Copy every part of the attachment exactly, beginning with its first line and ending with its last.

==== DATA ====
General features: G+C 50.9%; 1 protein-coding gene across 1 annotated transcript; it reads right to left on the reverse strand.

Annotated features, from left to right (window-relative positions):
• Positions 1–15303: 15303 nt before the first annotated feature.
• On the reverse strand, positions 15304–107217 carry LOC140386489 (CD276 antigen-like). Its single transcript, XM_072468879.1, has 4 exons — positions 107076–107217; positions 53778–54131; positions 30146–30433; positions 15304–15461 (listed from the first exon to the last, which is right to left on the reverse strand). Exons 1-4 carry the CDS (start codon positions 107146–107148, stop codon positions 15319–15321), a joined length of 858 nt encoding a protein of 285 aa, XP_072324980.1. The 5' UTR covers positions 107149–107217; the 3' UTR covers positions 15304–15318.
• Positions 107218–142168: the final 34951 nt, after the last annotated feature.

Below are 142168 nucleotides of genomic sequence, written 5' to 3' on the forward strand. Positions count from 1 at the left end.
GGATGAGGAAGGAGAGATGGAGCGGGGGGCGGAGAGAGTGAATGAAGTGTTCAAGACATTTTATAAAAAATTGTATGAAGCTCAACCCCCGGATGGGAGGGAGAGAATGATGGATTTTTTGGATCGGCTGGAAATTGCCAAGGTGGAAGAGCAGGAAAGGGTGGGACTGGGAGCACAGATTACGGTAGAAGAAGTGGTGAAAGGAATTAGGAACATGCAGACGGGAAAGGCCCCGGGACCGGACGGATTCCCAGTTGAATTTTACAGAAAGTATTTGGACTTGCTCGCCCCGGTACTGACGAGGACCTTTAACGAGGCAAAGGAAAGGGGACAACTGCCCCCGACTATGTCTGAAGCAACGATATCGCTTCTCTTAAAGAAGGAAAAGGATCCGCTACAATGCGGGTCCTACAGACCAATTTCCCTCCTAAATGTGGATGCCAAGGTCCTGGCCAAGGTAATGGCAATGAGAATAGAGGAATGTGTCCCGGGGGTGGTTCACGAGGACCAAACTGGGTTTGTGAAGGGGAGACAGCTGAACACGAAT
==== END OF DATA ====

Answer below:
General features: G+C 50.9%; 1 protein-coding gene across 1 annotated transcript; it reads right to left on the reverse strand.

Annotated features, from left to right (window-relative positions):
• Positions 1–15303: 15303 nt before the first annotated feature.
• On the reverse strand, positions 15304–107217 carry LOC140386489 (CD276 antigen-like). Its single transcript, XM_072468879.1, has 4 exons — positions 107076–107217; positions 53778–54131; positions 30146–30433; positions 15304–15461 (listed from the first exon to the last, which is right to left on the reverse strand). Exons 1-4 carry the CDS (start codon positions 107146–107148, stop codon positions 15319–15321), a joined length of 858 nt encoding a protein of 285 aa, XP_072324980.1. The 5' UTR covers positions 107149–107217; the 3' UTR covers positions 15304–15318.
• Positions 107218–142168: the final 34951 nt, after the last annotated feature.

Below are 142168 nucleotides of genomic sequence, written 5' to 3' on the forward strand. Positions count from 1 at the left end.
GGATGAGGAAGGAGAGATGGAGCGGGGGGCGGAGAGAGTGAATGAAGTGTTCAAGACATTTTATAAAAAATTGTATGAAGCTCAACCCCCGGATGGGAGGGAGAGAATGATGGATTTTTTGGATCGGCTGGAAATTGCCAAGGTGGAAGAGCAGGAAAGGGTGGGACTGGGAGCACAGATTACGGTAGAAGAAGTGGTGAAAGGAATTAGGAACATGCAGACGGGAAAGGCCCCGGGACCGGACGGATTCCCAGTTGAATTTTACAGAAAGTATTTGGACTTGCTCGCCCCGGTACTGACGAGGACCTTTAACGAGGCAAAGGAAAGGGGACAACTGCCCCCGACTATGTCTGAAGCAACGATATCGCTTCTCTTAAAGAAGGAAAAGGATCCGCTACAATGCGGGTCCTACAGACCAATTTCCCTCCTAAATGTGGATGCCAAGGTCCTGGCCAAGGTAATGGCAATGAGAATAGAGGAATGTGTCCCGGGGGTGGTTCACGAGGACCAAACTGGGTTTGTGAAGGGGAGACAGCTGAACACGAAT